St Andrew’s Healthcare Birmingham provides medium and low secure services for men and women with mental illness and autistic spectrum disorders. The site offers up to 124 adult and older adult spaces, including as part of West Midlands Reach Out partnership, prioritising care placements closer to home.
Generic or general advocacy is about providing support to people with mental health and/or capacity needs within health and social care services. This can be across a wide range of day-to-day issues that are important to them but fall outside the remit of statutory advocacy services.
This could involve supporting/representing people at important meetings or signposting to, or helping people make contact with relevant departments, services and agencies. We ensure the person we are supporting are fully involved and understand the process being followed.
Our advocates do this by:
Referrals usually come from the individual seeking advocacy support. We will however act on referrals from other sources, but the person can choose not to meet the advocate or turn down any support offered if they did not make the referral themselves.
Non-Instructed Advocacy is available for patients who lack capacity and/or are unable to instruct an advocate.
Our IMHAs give information on, and help patients to understand, the legislation they are subject to and how this affects their lives. This may include the conditions or restrictions placed on them and their rights under the MHA 1983 (amended 2007). IMHAs can also help the patient to understand what medical treatment is being given or proposed and give information on the authority under which the treatment would be given.
Who is eligible?
Our IMHAs will meet with the patient in private to discuss issues or concerns relating to their care and treatment. The IMHA will ensure they fully understand the issues and what information is required before agreeing with the patient the appropriate level of support needed. The IMHA will then act on instruction from the patient, we will not tell the patient what to do.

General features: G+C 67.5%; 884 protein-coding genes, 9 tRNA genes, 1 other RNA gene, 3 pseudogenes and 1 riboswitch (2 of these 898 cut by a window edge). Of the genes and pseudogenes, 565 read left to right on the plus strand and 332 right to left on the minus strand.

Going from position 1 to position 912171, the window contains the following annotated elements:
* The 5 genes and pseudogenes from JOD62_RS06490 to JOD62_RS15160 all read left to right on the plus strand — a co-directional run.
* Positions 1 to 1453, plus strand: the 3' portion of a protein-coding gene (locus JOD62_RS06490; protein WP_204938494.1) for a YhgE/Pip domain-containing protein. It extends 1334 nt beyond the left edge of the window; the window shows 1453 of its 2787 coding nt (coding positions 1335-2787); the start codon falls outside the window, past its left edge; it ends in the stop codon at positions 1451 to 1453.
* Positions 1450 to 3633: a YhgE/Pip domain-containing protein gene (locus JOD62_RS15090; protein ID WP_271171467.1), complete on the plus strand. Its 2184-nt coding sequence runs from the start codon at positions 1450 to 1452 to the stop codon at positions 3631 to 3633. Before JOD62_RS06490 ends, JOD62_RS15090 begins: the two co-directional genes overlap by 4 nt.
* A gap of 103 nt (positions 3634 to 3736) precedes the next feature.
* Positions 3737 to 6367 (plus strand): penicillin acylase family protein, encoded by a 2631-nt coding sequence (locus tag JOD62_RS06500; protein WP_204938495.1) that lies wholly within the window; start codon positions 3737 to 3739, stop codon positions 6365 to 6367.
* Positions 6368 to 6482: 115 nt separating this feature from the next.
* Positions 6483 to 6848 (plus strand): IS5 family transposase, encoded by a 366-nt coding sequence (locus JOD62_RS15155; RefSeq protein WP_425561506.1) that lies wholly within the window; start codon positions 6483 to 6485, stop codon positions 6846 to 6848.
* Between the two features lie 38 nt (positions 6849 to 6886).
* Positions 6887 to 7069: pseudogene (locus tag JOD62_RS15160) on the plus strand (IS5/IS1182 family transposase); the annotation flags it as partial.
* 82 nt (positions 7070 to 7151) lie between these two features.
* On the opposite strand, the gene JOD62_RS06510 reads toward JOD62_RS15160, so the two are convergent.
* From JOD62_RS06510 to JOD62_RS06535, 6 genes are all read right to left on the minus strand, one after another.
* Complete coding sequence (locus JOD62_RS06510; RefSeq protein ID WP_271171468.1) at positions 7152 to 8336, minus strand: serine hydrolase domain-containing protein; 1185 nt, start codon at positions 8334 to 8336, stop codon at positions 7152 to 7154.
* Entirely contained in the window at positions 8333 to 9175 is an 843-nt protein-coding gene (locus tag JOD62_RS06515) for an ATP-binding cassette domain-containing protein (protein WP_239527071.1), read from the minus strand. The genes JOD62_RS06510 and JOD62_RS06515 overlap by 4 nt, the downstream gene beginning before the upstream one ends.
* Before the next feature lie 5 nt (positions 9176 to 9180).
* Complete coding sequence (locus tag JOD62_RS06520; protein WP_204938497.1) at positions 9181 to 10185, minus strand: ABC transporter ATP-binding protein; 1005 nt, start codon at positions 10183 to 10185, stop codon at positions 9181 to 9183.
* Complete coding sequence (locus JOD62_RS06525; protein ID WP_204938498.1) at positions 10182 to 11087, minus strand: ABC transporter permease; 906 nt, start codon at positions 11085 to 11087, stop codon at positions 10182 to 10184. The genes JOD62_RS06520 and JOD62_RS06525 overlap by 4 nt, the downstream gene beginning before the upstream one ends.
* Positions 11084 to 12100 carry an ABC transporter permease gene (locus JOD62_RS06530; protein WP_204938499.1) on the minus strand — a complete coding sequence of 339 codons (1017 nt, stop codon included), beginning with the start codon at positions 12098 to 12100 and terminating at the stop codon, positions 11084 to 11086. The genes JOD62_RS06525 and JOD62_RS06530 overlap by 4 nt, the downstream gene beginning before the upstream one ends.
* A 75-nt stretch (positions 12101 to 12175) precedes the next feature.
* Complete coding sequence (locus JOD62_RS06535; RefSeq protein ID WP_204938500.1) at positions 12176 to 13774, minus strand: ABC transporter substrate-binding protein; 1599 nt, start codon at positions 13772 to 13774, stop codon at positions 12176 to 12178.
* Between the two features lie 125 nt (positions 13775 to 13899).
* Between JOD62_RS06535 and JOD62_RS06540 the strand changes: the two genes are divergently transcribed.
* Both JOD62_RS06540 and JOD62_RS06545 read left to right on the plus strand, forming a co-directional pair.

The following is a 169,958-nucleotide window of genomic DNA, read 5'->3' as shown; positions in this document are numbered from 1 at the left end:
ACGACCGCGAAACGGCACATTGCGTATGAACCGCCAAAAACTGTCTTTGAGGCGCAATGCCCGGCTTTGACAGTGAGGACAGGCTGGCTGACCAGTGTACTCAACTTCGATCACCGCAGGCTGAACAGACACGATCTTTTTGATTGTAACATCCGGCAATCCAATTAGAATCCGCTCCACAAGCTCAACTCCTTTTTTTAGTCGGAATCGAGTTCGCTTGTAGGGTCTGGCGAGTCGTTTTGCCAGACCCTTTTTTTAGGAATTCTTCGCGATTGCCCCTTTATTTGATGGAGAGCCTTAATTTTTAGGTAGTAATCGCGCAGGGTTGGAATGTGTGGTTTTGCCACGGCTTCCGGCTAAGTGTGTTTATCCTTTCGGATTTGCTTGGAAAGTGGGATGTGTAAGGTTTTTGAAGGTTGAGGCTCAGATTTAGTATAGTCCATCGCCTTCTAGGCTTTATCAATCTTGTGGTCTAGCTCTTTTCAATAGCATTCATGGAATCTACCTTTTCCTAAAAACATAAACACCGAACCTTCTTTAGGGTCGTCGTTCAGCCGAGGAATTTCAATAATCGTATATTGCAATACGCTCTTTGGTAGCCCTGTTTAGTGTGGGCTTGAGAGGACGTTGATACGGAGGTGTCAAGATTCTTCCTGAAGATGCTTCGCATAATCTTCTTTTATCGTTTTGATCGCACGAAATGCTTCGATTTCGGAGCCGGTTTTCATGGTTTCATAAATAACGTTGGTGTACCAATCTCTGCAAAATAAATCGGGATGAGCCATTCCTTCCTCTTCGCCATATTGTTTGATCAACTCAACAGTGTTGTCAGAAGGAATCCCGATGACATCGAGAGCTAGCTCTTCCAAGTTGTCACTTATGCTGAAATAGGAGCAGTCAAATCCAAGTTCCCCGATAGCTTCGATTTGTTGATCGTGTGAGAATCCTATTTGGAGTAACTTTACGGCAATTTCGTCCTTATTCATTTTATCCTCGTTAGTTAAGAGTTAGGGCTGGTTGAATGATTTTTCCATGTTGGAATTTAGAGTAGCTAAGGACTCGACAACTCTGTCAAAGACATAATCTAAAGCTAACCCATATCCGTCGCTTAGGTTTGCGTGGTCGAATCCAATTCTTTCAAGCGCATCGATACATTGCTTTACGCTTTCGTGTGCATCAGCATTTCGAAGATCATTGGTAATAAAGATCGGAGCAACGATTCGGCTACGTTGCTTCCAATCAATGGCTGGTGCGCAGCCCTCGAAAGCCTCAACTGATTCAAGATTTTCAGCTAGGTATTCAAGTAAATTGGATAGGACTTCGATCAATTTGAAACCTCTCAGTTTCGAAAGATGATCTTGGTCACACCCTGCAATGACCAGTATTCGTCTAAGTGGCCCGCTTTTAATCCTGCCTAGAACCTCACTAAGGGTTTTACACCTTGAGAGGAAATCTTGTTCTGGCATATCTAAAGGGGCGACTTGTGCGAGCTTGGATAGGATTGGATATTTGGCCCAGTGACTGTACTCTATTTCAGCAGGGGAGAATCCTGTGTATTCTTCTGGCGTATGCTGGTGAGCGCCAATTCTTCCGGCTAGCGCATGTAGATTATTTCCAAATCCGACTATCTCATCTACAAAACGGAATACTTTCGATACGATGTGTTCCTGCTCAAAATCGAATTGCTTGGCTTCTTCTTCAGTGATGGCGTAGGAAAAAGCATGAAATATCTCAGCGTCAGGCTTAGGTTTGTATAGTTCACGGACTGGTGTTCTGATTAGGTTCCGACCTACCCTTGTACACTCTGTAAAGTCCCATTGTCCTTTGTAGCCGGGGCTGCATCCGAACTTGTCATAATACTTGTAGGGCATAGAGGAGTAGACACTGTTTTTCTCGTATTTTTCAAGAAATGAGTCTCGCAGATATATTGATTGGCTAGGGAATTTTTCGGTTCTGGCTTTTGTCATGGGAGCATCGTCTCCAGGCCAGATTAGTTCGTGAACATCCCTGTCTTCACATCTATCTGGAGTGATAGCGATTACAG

Part of this work may require the IMHA to meet with any person who is professionally involved with the patient’s treatment. The IMHA will also be able to (on instruction from the patient) inspect any records relating to the patient’s detention or treatment and any Social Services Authority records that relate to that individual.
If the patient lacks capacity, the IMHA can still request access to records for a specific reason, however, in this circumstance the person holding the records must consider whether it is appropriate and necessary for the IMHA to have access to the records.
Referrals can come from anyone and we will always comply if the request is reasonable, however IMHAs have a duty to respond and visit the patient if the request comes from:
Patients can choose not to meet the IMHA or turn down any support offered if they did not make the referral themselves.